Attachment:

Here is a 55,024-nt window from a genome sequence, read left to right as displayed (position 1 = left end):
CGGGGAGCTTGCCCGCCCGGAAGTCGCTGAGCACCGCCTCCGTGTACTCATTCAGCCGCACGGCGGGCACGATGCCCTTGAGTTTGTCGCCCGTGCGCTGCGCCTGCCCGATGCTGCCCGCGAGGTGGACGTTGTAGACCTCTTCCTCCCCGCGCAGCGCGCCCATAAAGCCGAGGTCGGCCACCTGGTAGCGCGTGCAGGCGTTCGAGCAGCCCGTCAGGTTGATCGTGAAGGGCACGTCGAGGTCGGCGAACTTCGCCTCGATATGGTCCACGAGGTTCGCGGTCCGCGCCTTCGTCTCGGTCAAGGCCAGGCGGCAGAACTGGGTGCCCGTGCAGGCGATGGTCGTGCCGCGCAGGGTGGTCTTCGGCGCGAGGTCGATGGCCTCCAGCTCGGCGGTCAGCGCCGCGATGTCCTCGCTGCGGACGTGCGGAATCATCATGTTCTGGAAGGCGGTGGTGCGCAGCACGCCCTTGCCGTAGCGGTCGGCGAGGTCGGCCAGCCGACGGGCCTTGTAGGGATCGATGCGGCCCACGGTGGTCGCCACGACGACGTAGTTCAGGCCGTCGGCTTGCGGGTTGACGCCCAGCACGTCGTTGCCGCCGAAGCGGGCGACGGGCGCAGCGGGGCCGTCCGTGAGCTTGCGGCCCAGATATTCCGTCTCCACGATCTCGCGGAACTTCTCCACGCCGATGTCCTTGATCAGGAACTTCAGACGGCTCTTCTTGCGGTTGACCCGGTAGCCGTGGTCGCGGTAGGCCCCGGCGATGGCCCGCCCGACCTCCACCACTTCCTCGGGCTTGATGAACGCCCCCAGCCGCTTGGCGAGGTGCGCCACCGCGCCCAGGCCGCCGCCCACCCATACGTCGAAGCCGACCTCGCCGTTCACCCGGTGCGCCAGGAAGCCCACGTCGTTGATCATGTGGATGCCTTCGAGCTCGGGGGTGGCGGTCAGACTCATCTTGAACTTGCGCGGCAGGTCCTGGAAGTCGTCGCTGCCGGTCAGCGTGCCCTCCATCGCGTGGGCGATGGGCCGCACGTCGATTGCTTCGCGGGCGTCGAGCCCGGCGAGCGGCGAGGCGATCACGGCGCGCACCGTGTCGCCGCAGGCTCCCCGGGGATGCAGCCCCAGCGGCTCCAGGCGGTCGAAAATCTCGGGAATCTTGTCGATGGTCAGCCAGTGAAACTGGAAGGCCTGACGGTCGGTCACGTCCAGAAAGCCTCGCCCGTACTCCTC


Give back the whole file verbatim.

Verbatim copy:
Here is a 55,024-nt window from a genome sequence, read left to right as displayed (position 1 = left end):
CGGGGAGCTTGCCCGCCCGGAAGTCGCTGAGCACCGCCTCCGTGTACTCATTCAGCCGCACGGCGGGCACGATGCCCTTGAGTTTGTCGCCCGTGCGCTGCGCCTGCCCGATGCTGCCCGCGAGGTGGACGTTGTAGACCTCTTCCTCCCCGCGCAGCGCGCCCATAAAGCCGAGGTCGGCCACCTGGTAGCGCGTGCAGGCGTTCGAGCAGCCCGTCAGGTTGATCGTGAAGGGCACGTCGAGGTCGGCGAACTTCGCCTCGATATGGTCCACGAGGTTCGCGGTCCGCGCCTTCGTCTCGGTCAAGGCCAGGCGGCAGAACTGGGTGCCCGTGCAGGCGATGGTCGTGCCGCGCAGGGTGGTCTTCGGCGCGAGGTCGATGGCCTCCAGCTCGGCGGTCAGCGCCGCGATGTCCTCGCTGCGGACGTGCGGAATCATCATGTTCTGGAAGGCGGTGGTGCGCAGCACGCCCTTGCCGTAGCGGTCGGCGAGGTCGGCCAGCCGACGGGCCTTGTAGGGATCGATGCGGCCCACGGTGGTCGCCACGACGACGTAGTTCAGGCCGTCGGCTTGCGGGTTGACGCCCAGCACGTCGTTGCCGCCGAAGCGGGCGACGGGCGCAGCGGGGCCGTCCGTGAGCTTGCGGCCCAGATATTCCGTCTCCACGATCTCGCGGAACTTCTCCACGCCGATGTCCTTGATCAGGAACTTCAGACGGCTCTTCTTGCGGTTGACCCGGTAGCCGTGGTCGCGGTAGGCCCCGGCGATGGCCCGCCCGACCTCCACCACTTCCTCGGGCTTGATGAACGCCCCCAGCCGCTTGGCGAGGTGCGCCACCGCGCCCAGGCCGCCGCCCACCCATACGTCGAAGCCGACCTCGCCGTTCACCCGGTGCGCCAGGAAGCCCACGTCGTTGATCATGTGGATGCCTTCGAGCTCGGGGGTGGCGGTCAGACTCATCTTGAACTTGCGCGGCAGGTCCTGGAAGTCGTCGCTGCCGGTCAGCGTGCCCTCCATCGCGTGGGCGATGGGCCGCACGTCGATTGCTTCGCGGGCGTCGAGCCCGGCGAGCGGCGAGGCGATCACGGCGCGCACCGTGTCGCCGCAGGCTCCCCGGGGATGCAGCCCCAGCGGCTCCAGGCGGTCGAAAATCTCGGGAATCTTGTCGATGGTCAGCCAGTGAAACTGGAAGGCCTGACGGTCGGTCACGTCCAGAAAGCCTCGCCCGTACTCCTC